Virtual Environmental and Humanitarian Adviser Tool – (VEHA Tool) is a tool
to easily integrate environmental considerations in humanitarian response. Field Implementation guidances are useful for the design and execution of humanitarian activities in the field.

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VEHA - Field Implementation Guidance

Food Security
Food storage
Warehouse construction

Warehouse construction


Environmental factors causing/contributing to the needs and affecting the humanitarian activity

The construction of buildings and infrastructure has environmental impacts, these can be significant if buildings/infrastructure are sited inappropriately or there is significant construction materials waste or poor polluting practices.

Decisions on where to set up a warehouse requires some environmental considerations such as: checking whether the warehouse/storage is prone to flooding or extreme weather events; impact on the soil/sand/ground in truck parking/offloading areas, and kitting areas during routine activities

New building construction is an opportunity to reduce construction and supply chain waste, to ensure materials are environmentally sustainable and buildings are energy efficient (insulated, use natural heating and cooling), as well as an opportunity to reuse debris/crisis waste.

Gender, age, disability and HIV/AIDS implications

Consider inclusion in warehouse construction. Can you employ more women, people from ethnic minorities, disabled people?


Environmental impact categories

Air pollution
Soil pollution
Water pollution
Loss of biodiversity and ecosystems
Natural Resource depletion

Summary of Impacts
Summary of potential environmental impacts

Solid waste pollution from packing, surplus quantity.
Water and soil pollution from food waste, chemicals (pest management), and effluents from logistic activities.

Vegetation stripping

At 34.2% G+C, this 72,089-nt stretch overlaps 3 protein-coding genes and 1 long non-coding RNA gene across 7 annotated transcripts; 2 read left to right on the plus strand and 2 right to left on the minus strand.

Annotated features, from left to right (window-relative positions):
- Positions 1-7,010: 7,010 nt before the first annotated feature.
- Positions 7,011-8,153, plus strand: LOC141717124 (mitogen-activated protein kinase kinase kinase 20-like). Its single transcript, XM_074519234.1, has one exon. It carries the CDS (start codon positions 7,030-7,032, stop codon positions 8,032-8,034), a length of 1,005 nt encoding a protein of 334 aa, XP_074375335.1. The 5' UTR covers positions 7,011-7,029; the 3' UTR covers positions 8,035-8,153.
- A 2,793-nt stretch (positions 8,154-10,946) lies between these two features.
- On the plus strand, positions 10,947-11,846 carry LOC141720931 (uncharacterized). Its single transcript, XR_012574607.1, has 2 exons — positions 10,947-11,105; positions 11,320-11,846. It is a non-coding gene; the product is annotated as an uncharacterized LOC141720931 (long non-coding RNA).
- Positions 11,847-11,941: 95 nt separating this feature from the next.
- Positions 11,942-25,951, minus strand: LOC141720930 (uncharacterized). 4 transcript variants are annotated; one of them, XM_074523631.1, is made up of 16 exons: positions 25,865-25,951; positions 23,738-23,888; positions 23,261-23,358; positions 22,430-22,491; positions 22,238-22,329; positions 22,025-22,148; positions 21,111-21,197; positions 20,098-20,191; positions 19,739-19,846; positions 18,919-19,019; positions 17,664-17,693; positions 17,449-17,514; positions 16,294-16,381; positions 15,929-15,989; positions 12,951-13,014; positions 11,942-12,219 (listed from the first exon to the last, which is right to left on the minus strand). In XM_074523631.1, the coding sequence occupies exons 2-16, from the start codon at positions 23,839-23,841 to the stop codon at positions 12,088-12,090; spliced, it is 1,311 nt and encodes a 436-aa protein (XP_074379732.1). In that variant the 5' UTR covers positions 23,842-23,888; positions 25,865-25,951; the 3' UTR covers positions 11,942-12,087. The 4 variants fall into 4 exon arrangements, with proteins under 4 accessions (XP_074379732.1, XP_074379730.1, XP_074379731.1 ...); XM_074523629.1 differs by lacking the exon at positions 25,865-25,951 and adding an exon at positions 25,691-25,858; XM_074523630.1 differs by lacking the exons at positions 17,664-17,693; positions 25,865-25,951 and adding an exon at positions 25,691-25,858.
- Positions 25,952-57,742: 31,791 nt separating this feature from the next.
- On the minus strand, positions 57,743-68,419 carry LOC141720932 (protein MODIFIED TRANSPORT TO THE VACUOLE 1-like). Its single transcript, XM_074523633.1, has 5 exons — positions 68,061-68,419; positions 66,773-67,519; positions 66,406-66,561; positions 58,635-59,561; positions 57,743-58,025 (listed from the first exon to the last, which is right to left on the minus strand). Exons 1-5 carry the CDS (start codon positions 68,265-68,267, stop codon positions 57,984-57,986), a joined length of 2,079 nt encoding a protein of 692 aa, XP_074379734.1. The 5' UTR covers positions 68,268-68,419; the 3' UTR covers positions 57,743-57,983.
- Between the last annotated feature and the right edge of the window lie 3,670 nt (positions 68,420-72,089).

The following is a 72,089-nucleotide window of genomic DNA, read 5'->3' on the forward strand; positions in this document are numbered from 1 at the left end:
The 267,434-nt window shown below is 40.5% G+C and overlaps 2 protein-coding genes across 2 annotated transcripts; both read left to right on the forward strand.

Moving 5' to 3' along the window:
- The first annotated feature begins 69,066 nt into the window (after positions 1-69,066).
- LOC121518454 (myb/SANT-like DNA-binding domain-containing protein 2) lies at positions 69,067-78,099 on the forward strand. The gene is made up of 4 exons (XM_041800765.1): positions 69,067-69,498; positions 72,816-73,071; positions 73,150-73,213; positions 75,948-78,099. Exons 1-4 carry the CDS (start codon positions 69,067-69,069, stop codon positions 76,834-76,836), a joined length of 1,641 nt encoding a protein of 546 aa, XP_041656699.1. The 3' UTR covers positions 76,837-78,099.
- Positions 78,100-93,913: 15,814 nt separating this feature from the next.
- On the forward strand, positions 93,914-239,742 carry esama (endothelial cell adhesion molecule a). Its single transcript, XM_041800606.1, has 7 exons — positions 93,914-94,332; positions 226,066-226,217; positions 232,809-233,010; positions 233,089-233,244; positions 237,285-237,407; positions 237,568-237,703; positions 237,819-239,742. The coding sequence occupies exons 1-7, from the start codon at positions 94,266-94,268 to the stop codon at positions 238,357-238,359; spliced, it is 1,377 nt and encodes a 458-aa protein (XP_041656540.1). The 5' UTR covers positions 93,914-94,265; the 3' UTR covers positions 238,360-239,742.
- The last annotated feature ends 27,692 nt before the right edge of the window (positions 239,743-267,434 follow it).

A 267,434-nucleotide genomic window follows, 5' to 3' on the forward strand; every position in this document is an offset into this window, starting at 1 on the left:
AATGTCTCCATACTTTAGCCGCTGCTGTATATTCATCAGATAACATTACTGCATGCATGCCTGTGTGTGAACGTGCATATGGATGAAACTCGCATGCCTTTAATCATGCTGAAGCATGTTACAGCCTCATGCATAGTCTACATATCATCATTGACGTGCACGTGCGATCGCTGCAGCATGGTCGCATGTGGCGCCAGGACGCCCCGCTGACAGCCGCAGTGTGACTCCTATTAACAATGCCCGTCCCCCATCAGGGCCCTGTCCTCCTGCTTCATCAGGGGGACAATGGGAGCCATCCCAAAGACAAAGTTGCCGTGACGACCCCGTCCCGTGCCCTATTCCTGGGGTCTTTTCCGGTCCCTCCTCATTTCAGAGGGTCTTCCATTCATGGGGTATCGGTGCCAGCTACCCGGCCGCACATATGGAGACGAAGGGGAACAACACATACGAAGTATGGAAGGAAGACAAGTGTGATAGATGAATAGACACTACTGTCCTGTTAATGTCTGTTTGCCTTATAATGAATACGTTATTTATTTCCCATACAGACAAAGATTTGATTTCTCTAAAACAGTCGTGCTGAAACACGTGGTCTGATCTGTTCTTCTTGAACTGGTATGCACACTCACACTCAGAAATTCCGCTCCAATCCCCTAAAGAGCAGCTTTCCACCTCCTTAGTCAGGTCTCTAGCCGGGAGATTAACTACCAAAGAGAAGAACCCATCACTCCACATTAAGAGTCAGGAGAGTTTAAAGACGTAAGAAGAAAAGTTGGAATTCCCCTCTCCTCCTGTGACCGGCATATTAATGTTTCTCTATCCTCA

Drainage and groundwater recharge reduction
Damage to ecosystems
Harm to aquatic and coastal ecosystems through aggregate dredging
Unsustainable use of natural resources
Greenhouse gas emissions
Soil erosion
Air, water, and soil pollution.

Impact detail
Detailed potential environmental impact information

Construction activities typically have significant impacts on the environment. Land clearance can remove vegetation; change topography; alter drainage and groundwater recharge; harm ecosystems, lead to deforestation and unsustainable use of other natural resources; harm aquatic and coastal ecosystems through dredging for aggregate; release greenhouse gas emissions through manufacturing cement and transport of materials; cause soil erosion through vehicle movements and soil exposure to the elements; cause air, water and soil pollution from solid, liquid and hazardous waste.

Pollution of the environment (soil, water…) by effluents and chemicals.
Pollution of the environment if the waste (plastic, food…) are not managed properly.
Stored food for distribution could also be wasted if not stored appropriately or contaminated by other hazardous material.


Summary of suggested environmental activities

Separate warehouses are recommended for food and non-food items.

Evaluate the environmental impacts of the warehouse routine activities and plan mitigation activities

When constructing new facilities, develop construction management plans to identify and reduce environmental impacts

Develop building operation, inspection and maintenance plans to reduce environmental impacts

Design buildings to reduce energy use, increase natural heating / cooling / ventilation / light / insulation.

Detailed guidance for implementing suggested environmental activities

Construct energy-efficient buildings and apply to design and construction certifications such as the Green Building Council Label as a way to improve the solutions.

Support revisions to building codes/standards for energy efficiency and promote sustainable procurement, waste reduction, and recycling.
Design buildings with flexible spaces and infrastructural solutions to facilitate adaptation to new uses, reducing the necessity of larger-scale interventions or demolishing and constructing new buildings, which always has a greater environmental impact.

Address cultural and identity issues when designing new buildings, which may include traditional aesthetic and construction techniques.

Lessons Learnt
Lessons from past experiences

Humanitarian providers of food assistance have found that warehouse construction can create excessive solid waste and pollution. Warehouse siting and design can make food vulnerable to pests and disease, floods, fire, storm damage.

Activity Measurement
Environmental indicators/monitoring examples

Targets for reducing waste packing included in programme logistic plan.

Agreed criteria for warehouse sustainability are met, including re-usability of all construction materials

Activity Status
Main Focus
Focus of suggested activities

Prevention of environmental damage

Resource implications (physical assets, time, effort)

This should be part of normal programme logistics routine

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